If anyone thinks tromping through India will be like traveling any other country, think again. Here are some things I found useful on my trip. Here are 5 Travel Must-Haves for India:
I was finally entering “India” again, after a month-long sojourn into a world of Himalayan calm, yoga and Tibetan Buddhism (Dharamsala hardly feels like India). Was I ready to free fall back into the masala mania?
While the traveler in me was excited to get back on the explorer’s road; the solo gal in me was dreading it. Having found roots for a month in my yoga-family coccoon, I wasn’t thrilled with going back to solo-roughing it.
What does the idea of “a solo woman traveling in India” surface for you?
When I met Chiaki, we were both, waiting for the local bus to our yoga ashram. A Japanese waif of gentle yogic smiles, she challenged my notions about what it is to be a solo female traveler in India. Chiaki didn’t boast the extensive list of a world traveler nor was she avoiding the challenges of navigating the local terrain in the way a native would; yet, she was tackling India solo doing it in calm stride.
How the hell was she doing it?
After a month long yoga bootcamp at Himalaya Yoga Valley in Dharamsala, I finally graduated. Woot! Muscles aching, belly battling waterborne parasites, while hurdling through two asana classes a day and intensive schedule of studies and teaching practicums… It was a lot! Along the way, you accept your body’s shape-shifting as your foreign environment molds you– injury happens, bad diets take form (carb-loading cause you can’t eat veggies), India initiates you with horrible toilet habits.
But good things come from it as well…
At 6 AM. the morning fog was lifting off the lake. Devotional music poured joyously over the loudspeaker of a neighboring temple and echoed eerily, as fly-by birds bore life to the serene setting. Sitting in silence I felt the sun spreading it’s rays across my body with an exquisite orange and gold. I inhaled….OM.
I’ll be honest– finding a place to crash is one of my ugh parts of traveling solo in India. It’s literally draining.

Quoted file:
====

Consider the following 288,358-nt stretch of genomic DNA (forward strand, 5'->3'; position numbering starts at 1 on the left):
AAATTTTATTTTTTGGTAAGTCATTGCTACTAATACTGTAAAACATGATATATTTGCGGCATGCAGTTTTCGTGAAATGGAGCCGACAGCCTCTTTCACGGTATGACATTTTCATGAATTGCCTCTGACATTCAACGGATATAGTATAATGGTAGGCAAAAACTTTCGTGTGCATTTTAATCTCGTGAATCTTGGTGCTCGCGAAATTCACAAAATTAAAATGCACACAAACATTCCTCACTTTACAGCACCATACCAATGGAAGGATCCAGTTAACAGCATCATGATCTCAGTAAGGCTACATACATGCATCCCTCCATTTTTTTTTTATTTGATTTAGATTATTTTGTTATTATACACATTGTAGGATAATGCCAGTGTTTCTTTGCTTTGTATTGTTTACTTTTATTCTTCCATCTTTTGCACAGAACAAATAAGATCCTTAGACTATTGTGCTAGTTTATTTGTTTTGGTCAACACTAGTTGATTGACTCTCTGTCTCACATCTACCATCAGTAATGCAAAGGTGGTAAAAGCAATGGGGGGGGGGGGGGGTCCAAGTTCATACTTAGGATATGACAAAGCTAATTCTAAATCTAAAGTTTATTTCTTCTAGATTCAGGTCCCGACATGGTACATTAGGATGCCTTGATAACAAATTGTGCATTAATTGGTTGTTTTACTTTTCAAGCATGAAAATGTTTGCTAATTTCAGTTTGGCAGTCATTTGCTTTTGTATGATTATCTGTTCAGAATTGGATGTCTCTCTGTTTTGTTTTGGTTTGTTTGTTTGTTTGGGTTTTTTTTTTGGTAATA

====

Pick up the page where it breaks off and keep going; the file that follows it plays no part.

Budget cradles here spell the need for an open-mind, with a crowbar of willpower and let’s face it– India is not as cheap as it used to be and the room you get doesn’t always match the higher rupee you’re paying!
Obviously, the rules of the game and standards of house-keeping are different here.
Who are we seeing? I asked
My party of yogi friends chimed in.
The name didn’t stir recognition for me.
His gaze was intense for such a young-looking face.
Piercing. Penetrating, as if he could see right into you…
What photos have the most meaning for you and does having your picture taken, have meaning for you?
I was wandering through the town when a moustached Indian gent recognized the camera strapped around my neck. He wanted me to take a picture of him in front of the town’s central bathing ghat, so I did.
How do you feel about eating with your hands?
For westerners, it’s a cultural taboo to “play with your food”. However, here in India it’s culturally feasible to do so.
My initiation into eating with my hands occurred when I met a pilgrimage family in Gokarna. They kindly invited me to eat with them in a food shack by the beach offering free food for worshippers. Foreigners aren’t allowed in any of the temples in Gokarna so I was hesitant to enter. Nevertheless, the family encouraged me on.